The Irish Whiskey Masters 2016 results

4th August, 2016 by Kristiane Sherry

New Irish distilleries continue to pop up in their droves – but does the current array of liquid available reflect a high level of innovation? Yes, and then some, our most recent Irish Whiskey Masters results revealed.


Irish whiskey is experiencing a period of rapid expansion

It might be a category in its infancy but Irish whiskey is pulling in the headlines thanks to rapid growth and a penchant for distillery building. Indeed, the producing ranks have swollen from a historic four, with another 32 either new or proposed, and growth of super-premium Irish whiskey in the US ran at 54.4% in 2015, according to the Distilled Spirits Council. From the numbers at least, the hype is well justified.

Perhaps it is no surprise then that the 2016 Irish Whiskey Masters attracted more entries than ever before, a plethora of liquid from the Emerald Isle spanning not only traditional pot still releases and blends but also single malts bursting with creativity and invention.

Tasked with assessing the whiskeys were Athila Roos, private client director for Louis XIII, Sam McDonald, venue manager at the Scotch Malt Whisky Society, and Ciaran Duffy, general manager at the Sun Tavern, with proceedings chaired by Amy Hopkins, deputy editor of The Spirits Business.

The first flight of the day was Single Grain – Premium and it attracted a Gold medal for Teeling Single Grain. “It ticks all of the boxes for me,” said Roos, with McDonald adding: “It’s got a great nose for a grain and there’s no horrible acrylic note on the palate. For a grain it’s awesome.”

Moving on to Blended – Standard, judges found a pair of medal-worthy expressions and unearthed both a Silver and Gold medal. The worthy recipient of the Gold award was Tullamore Dew, which offered a “lovely nose of barley husks” and a “really full-bodied” palate, said McDonald. “I could definitely sit and sip this.”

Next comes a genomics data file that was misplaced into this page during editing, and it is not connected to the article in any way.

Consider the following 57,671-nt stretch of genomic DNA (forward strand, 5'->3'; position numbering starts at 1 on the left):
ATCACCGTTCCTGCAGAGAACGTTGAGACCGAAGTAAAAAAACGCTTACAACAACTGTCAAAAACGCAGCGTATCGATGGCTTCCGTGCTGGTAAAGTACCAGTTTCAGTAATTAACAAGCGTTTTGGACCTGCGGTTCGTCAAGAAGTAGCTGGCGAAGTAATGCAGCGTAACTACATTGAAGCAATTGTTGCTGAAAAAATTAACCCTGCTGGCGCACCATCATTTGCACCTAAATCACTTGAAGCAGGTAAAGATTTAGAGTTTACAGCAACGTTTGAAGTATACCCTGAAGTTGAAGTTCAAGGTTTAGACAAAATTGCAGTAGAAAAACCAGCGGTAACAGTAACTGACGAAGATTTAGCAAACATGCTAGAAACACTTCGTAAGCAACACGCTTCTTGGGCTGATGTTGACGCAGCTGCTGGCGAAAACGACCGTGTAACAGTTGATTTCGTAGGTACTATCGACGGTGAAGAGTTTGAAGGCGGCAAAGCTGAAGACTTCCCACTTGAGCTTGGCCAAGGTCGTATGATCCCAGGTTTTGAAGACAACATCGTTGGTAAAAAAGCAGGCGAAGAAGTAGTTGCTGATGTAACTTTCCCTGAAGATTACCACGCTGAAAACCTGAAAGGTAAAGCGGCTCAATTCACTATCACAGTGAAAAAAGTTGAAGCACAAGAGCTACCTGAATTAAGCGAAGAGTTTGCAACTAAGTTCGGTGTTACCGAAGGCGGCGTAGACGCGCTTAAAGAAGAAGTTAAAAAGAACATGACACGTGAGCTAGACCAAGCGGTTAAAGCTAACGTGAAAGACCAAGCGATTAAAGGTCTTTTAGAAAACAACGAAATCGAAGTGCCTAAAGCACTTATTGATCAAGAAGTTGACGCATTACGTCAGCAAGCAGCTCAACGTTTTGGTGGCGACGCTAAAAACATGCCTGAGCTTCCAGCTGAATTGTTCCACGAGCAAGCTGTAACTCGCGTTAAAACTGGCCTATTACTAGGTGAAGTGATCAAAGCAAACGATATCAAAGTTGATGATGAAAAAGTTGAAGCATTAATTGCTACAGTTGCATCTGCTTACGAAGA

The first flight of the day was Single Grain

Pressing up the price bracket it was time for a more substantial offering of Blended – Premium, which pulled in three Golds and a Silver. First in line in the Gold rush was the “creamy, spicy, mouth-filling” Teeling Small Batch, followed by the “aromatic” Jameson Caskmates and the “buttery” Jameson Original. “It’s a straightforward and very well-balanced whisky,” mused Hopkins. “The complexity carried through to the palate. You get a lot for the money you spend.”

Moving on up to the Blended – Super Premium bracket saw the flight grow in volume as well as price point, with no tail-off in quality. The segment attracted eight medals, including the first Master of the day, plus four Golds.

“Jameson Signature was a really excellent all-rounder with a lovely bit of burnt caramel on the palate,” said Duffy of the Master winner. “There’s something for everyone here; it would appeal to a whiskey veteran and a newbie.” Golds were duly awarded to the “fierce yet sexy” Jameson Round, the “lovely, soft” Jameson Bold, the “very drinkable” Tullamore Dew 12 Year Old, and finally the “very different, in a good way” Writers Tears Copper Pot.

“This was quite a diverse flight,” summarised Duffy. “A couple of bottles are quite standalone in what they offer. It shows that there’s something for everyone in the category.”

The final price-defined Blended flight of the day was a selection of Ultra Premium releases. While they were all deemed good whiskeys, judges were disappointed by the value for money offered by the liquid. That said, five did stand out and the flight duly attracted three Gold and two Silver medals.

“Delicate and aromatic” Jameson 18 Year Old scooped the first Gold medal, swiftly followed by the “lovely” Jameson Cooper’s Croze and its strawberry jam-led palate, and the “delicious”, “very interesting” Jameson Blender’s Dog, recognised for its “lemongrass nose” and “bold and leathery” palate.